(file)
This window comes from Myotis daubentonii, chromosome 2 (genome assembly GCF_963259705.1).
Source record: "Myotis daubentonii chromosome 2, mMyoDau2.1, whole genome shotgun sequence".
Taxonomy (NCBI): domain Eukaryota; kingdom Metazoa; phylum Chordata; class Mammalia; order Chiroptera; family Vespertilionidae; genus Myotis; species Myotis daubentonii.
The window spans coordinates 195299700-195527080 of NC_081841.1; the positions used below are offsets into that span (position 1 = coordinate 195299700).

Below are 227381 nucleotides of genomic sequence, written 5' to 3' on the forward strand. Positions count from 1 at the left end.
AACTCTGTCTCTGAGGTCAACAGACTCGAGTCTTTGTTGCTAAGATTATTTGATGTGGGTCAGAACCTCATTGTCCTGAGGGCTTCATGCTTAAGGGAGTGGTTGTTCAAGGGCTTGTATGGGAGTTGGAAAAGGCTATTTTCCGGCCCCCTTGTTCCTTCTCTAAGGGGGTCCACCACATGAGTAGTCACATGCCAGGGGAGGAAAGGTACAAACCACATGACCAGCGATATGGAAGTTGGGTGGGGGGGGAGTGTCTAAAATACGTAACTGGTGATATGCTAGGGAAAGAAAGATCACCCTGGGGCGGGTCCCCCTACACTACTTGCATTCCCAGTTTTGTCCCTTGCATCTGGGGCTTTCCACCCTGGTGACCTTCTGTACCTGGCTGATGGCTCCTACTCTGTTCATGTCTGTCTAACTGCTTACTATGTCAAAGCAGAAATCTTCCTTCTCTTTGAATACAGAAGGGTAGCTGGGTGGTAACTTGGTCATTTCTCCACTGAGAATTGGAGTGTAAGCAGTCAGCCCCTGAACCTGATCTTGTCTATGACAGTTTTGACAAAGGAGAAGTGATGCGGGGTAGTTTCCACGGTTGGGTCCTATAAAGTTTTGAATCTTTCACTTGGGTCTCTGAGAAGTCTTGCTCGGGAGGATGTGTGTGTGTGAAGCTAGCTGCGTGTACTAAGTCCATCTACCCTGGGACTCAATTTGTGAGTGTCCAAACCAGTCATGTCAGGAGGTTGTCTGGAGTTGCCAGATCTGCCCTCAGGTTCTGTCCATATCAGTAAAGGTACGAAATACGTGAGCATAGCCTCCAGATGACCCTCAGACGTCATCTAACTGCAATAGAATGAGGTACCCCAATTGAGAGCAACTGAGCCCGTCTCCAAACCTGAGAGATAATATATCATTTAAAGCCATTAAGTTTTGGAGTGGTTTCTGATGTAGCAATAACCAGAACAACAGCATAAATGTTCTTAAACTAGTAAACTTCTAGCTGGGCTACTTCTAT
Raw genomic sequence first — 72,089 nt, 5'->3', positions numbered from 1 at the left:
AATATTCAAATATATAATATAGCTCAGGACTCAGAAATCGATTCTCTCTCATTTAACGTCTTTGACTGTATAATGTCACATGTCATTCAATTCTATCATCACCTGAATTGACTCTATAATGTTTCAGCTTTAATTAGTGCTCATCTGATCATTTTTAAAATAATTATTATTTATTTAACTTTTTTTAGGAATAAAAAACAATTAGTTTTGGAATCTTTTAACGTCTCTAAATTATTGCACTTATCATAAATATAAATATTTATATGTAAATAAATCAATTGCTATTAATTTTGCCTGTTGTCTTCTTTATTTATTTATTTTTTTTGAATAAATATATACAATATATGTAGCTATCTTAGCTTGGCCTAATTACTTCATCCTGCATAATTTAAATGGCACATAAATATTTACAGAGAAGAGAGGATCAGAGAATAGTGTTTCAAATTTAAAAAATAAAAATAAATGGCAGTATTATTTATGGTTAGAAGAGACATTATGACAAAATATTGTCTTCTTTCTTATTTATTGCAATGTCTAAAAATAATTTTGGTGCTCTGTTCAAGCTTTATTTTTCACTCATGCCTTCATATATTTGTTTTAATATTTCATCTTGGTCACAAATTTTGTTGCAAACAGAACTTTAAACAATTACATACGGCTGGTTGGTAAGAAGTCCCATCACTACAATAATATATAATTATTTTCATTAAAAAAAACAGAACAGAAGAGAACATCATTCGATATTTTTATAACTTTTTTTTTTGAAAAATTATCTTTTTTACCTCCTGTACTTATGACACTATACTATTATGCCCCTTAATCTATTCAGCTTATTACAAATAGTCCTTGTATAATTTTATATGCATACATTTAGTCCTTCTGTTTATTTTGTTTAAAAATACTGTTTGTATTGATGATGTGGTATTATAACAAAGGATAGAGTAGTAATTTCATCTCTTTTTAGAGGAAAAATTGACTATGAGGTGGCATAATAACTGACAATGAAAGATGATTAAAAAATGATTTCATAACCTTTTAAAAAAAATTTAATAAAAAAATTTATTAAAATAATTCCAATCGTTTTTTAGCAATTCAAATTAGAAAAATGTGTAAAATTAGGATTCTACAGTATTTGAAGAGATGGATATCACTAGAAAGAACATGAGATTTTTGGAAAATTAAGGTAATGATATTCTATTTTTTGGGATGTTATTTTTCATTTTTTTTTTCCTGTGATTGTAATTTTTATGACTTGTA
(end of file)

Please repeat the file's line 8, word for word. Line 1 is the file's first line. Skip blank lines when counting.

AATATTCAAATATATAATATAGCTCAGGACTCAGAAATCGATTCTCTCTCATTTAACGTCTTTGACTGTATAATGTCACATGTCATTCAATTCTATCATCACCTGAATTGACTCTATAATGTTTCAGCTTTAATTAGTGCTCATCTGATCATTTTTAAAATAATTATTATTTATTTAACTTTTTTTAGGAATAAAAAACAATTAGTTTTGGAATCTTTTAACGTCTCTAAATTATTGCACTTATCATAAATATAAATATTTATATGTAAATAAATCAATTGCTATTAATTTTGCCTGTTGTCTTCTTTATTTATTTATTTTTTTTGAATAAATATATACAATATATGTAGCTATCTTAGCTTGGCCTAATTACTTCATCCTGCATAATTTAAATGGCACATAAATATTTACAGAGAAGAGAGGATCAGAGAATAGTGTTTCAAATTTAAAAAATAAAAATAAATGGCAGTATTATTTATGGTTAGAAGAGACATTATGACAAAATATTGTCTTCTTTCTTATTTATTGCAATGTCTAAAAATAATTTTGGTGCTCTGTTCAAGCTTTATTTTTCACTCATGCCTTCATATATTTGTTTTAATATTTCATCTTGGTCACAAATTTTGTTGCAAACAGAACTTTAAACAATTACATACGGCTGGTTGGTAAGAAGTCCCATCACTACAATAATATATAATTATTTTCATTAAAAAAAACAGAACAGAAGAGAACATCATTCGATATTTTTATAACTTTTTTTTTTGAAAAATTATCTTTTTTACCTCCTGTACTTATGACACTATACTATTATGCCCCTTAATCTATTCAGCTTATTACAAATAGTCCTTGTATAATTTTATATGCATACATTTAGTCCTTCTGTTTATTTTGTTTAAAAATACTGTTTGTATTGATGATGTGGTATTATAACAAAGGATAGAGTAGTAATTTCATCTCTTTTTAGAGGAAAAATTGACTATGAGGTGGCATAATAACTGACAATGAAAGATGATTAAAAAATGATTTCATAACCTTTTAAAAAAAATTTAATAAAAAAATTTATTAAAATAATTCCAATCGTTTTTTAGCAATTCAAATTAGAAAAATGTGTAAAATTAGGATTCTACAGTATTTGAAGAGATGGATATCACTAGAAAGAACATGAGATTTTTGGAAAATTAAGGTAATGATATTCTATTTTTTGGGATGTTATTTTTCATTTTTTTTTTCCTGTGATTGTAATTTTTATGACTTGTA